Cato senior fellow Johan Norberg writes in The Spectator that David Cameron ought to ponder the electoral loss of his friend and fellow “modernizing conservative” Fredrik Reinfeldt in the Swedish election:
It was not that Swedish voters were not impressed with the economy. According to a recent European Commission survey, 97 per cent of Swedes were satisfied with their living standards, a number that would please Kim Jong‐un. In the big exit poll, voters said that the Moderates handled the nation’s finances better than any other party. But this success, it seems, was self‐defeating. The old law, ‘He who has slaked his thirst turns his back on the well’, seems to have applied. The Swedish Conservatives kindly tidied up the fiscal mess — but why keep the cleaners on after the job is done?
Any country that struggles with financial collapse (and lacklustre recovery) would love to recruit an Anders Borg. But Swedes think they are now out of the woods. They want to talk about other things: the climate, immigration, girl power (the feminist party’s share of the vote rose seven‐fold) and the quality of public services.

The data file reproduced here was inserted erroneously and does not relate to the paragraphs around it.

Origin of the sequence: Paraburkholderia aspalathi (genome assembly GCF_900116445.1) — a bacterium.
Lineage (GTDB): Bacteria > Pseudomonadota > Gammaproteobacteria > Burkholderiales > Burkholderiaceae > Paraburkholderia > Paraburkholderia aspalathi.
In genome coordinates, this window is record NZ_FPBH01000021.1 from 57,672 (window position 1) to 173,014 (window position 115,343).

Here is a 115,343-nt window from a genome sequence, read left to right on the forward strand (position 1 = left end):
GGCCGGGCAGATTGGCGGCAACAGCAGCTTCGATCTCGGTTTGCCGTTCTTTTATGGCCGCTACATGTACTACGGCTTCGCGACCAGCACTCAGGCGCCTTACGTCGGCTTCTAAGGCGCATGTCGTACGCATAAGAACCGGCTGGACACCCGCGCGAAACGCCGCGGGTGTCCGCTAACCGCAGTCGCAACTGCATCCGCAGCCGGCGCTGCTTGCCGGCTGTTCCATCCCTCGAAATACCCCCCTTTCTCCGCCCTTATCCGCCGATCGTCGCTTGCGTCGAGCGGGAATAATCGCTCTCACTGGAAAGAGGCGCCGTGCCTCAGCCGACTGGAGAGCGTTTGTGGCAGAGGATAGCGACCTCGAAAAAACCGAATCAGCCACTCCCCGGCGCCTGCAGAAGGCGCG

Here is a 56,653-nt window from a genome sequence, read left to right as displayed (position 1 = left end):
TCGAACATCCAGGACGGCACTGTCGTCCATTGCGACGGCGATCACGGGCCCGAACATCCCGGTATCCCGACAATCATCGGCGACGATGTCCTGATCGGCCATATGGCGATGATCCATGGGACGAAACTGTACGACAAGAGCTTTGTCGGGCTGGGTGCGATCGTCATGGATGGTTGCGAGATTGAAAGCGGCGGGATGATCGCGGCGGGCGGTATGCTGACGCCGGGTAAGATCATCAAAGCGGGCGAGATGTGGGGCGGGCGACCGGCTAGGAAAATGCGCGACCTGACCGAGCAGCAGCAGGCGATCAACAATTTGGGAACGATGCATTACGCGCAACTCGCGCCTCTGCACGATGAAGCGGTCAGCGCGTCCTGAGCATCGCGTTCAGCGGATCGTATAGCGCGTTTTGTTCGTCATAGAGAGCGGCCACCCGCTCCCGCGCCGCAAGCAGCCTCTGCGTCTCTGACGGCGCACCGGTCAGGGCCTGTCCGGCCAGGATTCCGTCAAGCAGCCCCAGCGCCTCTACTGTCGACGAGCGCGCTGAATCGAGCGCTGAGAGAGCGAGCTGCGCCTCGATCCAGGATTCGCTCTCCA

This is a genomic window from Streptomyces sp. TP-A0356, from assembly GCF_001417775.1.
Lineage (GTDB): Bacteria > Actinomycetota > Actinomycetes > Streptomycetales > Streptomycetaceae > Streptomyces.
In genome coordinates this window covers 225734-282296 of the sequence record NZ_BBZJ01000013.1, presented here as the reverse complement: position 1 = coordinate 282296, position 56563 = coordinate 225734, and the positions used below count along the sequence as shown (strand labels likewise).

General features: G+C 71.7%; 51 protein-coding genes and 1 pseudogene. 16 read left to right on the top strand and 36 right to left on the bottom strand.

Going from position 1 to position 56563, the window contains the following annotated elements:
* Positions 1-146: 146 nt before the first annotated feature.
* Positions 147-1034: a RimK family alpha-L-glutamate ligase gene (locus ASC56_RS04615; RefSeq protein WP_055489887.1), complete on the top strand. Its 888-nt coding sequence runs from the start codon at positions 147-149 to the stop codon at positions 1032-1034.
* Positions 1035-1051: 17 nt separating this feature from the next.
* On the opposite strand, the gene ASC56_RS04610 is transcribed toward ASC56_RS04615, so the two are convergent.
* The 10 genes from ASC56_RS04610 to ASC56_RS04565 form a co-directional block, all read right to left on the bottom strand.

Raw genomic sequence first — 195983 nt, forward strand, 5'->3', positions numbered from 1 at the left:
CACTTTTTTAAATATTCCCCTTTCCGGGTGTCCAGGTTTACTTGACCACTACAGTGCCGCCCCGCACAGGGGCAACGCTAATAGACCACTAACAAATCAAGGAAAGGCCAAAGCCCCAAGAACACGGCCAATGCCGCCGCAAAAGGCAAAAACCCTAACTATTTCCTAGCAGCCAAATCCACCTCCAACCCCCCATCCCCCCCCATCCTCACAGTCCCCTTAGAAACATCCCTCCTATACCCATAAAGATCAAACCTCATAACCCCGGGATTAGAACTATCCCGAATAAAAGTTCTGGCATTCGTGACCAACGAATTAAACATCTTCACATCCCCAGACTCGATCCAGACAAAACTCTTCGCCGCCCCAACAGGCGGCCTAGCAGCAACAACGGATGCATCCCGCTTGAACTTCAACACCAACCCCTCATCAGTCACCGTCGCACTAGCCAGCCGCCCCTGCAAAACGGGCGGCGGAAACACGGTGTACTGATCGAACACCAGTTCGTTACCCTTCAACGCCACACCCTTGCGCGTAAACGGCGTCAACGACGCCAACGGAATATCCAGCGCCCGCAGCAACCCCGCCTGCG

Reinfelt’s big mistake was to look as if he had finished the job. His coalition seemed out of ideas, with no vision for the future. They had, of course, accomplished most of what they set out to achieve in the first, radical four years — and had also lost their majority in parliament. But the general impression was that they had run out of puff.…
Once, it was Reinfeldt who won elections by capturing the imagination and daring to be different. Now, he has played it safe — and lost. Last time, Reinfeldt gave Cameron a masterclass in how to win an election. Now he has given a masterclass in how to lose one.
There’s more, on Sweden’s economic recovery, its remaining problems, the pathetically weak victory of the Social Democrats, and the rise of the populist Sweden Democrats.